8 tips for better virtual presentations


Are you suddenly giving a lot more presentations via video call? You’re not alone.

With remote presentations, you still need to follow the basics of good presenting, like tailoring your message for your audience, speaking clearly, and showing enthusiasm for the topic. But when you and your audience are sitting behind screens in scattered locations, there are a few key differences and challenges to overcome. These tips can help.

1. Make sure that your slides are simple and easy to read.

How your slides look is even more important for remote presentations than for live ones. They’re the primary thing your audience will be looking at when you share your screen (you and the other attendees will most likely appear in small boxes along the top or side of peoples’ screens, if at all).

Bold text and images aren’t just visually appealing, they’re also easier to see and pay attention to. So, keep your look streamlined — a short headline, an attention-grabbing image, and just one idea per slide. Typically, it’s way more engaging to have 30 clean, eye-catching slides that you can breeze through quickly than to have 10 jam-packed and cluttered slides that leave your audience’s eyes glazing over or squinting at their monitors in the middle of your trying to make a key point.

When it’s time to present, be sure to switch your slides to slide show or presenter mode so that your slides are larger and easier for your audience to see.

For more, see 4 simple design tips to dramatically improve your slide presentations.

2. Groom yourself with the same level of care you would before an in-person presentation — at least from the shoulders up.

Appearances matter onscreen as they do in person. So, wear a shirt or top that matches your company dress code. Check yourself in the mirror.  Position yourself with good posture. You’ll look more poised and professional on camera. More importantly, your physical prep will help you feel more confident inside, and that will come across in your delivery.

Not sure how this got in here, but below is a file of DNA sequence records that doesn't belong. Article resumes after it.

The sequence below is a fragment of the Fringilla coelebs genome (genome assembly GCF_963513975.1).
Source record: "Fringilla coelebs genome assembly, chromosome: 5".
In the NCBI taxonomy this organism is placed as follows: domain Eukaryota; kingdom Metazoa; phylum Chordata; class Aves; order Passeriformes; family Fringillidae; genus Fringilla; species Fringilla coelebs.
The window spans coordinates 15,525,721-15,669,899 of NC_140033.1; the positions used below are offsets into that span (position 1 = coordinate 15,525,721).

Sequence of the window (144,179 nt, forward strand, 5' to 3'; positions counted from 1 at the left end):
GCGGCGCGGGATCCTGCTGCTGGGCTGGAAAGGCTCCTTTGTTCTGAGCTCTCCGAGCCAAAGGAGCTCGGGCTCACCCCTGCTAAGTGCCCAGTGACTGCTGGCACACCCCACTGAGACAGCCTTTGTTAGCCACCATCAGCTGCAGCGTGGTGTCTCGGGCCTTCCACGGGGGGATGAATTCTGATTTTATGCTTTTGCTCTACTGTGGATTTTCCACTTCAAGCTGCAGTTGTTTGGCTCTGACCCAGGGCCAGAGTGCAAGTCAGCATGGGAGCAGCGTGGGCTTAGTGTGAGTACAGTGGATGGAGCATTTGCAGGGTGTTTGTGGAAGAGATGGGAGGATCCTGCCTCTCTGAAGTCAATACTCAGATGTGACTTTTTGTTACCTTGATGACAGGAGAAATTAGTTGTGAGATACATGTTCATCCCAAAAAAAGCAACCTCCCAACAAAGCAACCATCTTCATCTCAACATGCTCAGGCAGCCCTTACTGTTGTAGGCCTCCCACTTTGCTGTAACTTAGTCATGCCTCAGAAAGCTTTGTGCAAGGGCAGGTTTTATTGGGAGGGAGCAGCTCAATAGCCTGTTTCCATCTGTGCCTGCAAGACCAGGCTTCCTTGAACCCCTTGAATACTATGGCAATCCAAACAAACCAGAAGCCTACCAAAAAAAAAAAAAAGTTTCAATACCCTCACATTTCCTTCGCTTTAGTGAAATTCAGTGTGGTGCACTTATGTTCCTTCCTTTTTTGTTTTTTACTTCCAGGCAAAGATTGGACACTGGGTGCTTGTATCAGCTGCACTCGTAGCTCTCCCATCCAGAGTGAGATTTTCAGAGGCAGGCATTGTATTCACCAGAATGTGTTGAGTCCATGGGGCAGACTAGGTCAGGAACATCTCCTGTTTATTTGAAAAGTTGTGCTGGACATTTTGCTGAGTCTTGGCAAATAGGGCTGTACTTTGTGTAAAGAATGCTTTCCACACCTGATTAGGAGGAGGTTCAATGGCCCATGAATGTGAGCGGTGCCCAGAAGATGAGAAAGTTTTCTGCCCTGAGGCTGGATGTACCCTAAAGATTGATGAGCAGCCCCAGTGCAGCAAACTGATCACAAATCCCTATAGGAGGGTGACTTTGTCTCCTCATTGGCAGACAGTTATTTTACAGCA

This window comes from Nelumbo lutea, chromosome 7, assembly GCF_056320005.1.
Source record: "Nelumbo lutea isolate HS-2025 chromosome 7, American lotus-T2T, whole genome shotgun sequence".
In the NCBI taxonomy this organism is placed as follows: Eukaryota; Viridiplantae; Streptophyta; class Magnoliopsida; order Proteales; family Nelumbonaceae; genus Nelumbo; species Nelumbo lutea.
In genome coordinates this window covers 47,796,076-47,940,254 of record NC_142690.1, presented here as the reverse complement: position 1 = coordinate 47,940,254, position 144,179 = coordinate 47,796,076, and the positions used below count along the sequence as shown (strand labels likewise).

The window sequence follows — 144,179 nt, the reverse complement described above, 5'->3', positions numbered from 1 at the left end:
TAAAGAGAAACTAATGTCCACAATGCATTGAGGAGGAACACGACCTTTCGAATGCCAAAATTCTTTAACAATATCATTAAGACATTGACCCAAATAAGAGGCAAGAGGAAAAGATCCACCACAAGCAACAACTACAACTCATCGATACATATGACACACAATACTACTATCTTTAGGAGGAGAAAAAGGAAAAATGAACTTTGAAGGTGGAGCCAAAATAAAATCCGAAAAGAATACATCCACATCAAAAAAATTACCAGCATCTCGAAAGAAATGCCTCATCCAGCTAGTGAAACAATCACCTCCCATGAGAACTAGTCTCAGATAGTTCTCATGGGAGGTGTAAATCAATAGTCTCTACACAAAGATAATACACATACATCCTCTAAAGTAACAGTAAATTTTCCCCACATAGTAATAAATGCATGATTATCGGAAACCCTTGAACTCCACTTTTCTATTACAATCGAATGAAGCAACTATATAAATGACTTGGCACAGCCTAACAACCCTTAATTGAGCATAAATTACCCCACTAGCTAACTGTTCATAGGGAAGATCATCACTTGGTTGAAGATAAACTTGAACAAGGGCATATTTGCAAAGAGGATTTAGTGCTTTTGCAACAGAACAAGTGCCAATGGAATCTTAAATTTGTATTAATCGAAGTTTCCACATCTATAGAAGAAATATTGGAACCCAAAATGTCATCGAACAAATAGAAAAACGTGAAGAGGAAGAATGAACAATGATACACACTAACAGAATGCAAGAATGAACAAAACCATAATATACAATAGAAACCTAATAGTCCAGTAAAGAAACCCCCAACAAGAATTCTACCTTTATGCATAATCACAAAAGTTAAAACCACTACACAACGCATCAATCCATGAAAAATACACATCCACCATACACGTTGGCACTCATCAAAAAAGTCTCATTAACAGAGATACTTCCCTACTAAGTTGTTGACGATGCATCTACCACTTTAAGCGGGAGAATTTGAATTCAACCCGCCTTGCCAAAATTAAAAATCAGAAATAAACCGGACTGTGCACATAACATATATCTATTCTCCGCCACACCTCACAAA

And if you do choose to go the pajama-bottoms route (no judgment), make sure that your office door is closed, your thermostat is set to a comfortable temperature, and you’ve eliminated every other conceivable reason you might need to stand up mid-meeting.

3. Look at your camera, not your screen.

If you stare at yourself while you’re presenting, any physical traits you feel self-conscious about will only feel amplified onscreen. At best, it will distract you and at worst it could rattle your confidence. Instead, look directly at your camera and make all the facial and hand gestures you would for an in-person presentation. Your audience will feel like you’re making eye contact, which creates a deeper sense of connection.

A word of encouragement: No matter how uncomfortable you feel on camera, remember that your audience most certainly doesn’t care as much as you do. Chances are they’re too busy worrying about their own onscreen appearance to be focusing on yours.

4. Familiarize yourself with the technology beforehand.

This is one of those no-brainers that too many people fail to do. Especially before high-stakes presentations or if you’re using less familiar tools, block time in your calendar before your presentation to iron out any technical issues: Download and install any required software. Decide whether you’ll use your computer microphone or dial in from your phone. Learn how to upload slides and/or share your screen in presenter mode — and make sure you can still see your speaker notes!

Finally, hold a dry run with a colleague so you can test all these things in real time before you’re in the hot seat. This allows you to get some real audience feedback ahead of time and prepares you to be knowledgeable and helpful should one of your attendees hit a technical snag during the presentation.

5. If possible, ensure a fast, reliable internet connection.

You can’t control everyone else’s internet speed, but there are things you can do to boost your own and avoid having your screen freeze mid-presentation. For example:

  • Ensure your internet speed is at least 50 Mbps. If remote presentations are an important part of your job, consider investing in an internet connection powerful enough to stream easily on multiple devices. If this is a business necessity for you, check whether your company will cover some portion of the cost.
  • Use a hard line if you can. Unlike Wi-Fi, a hard-line connection won’t drop or lag suddenly. If you don’t have a way to plug in or installing a hard line isn’t practical or feasible, find the place in your home where your Wi-Fi signal is strongest and have your meetings there.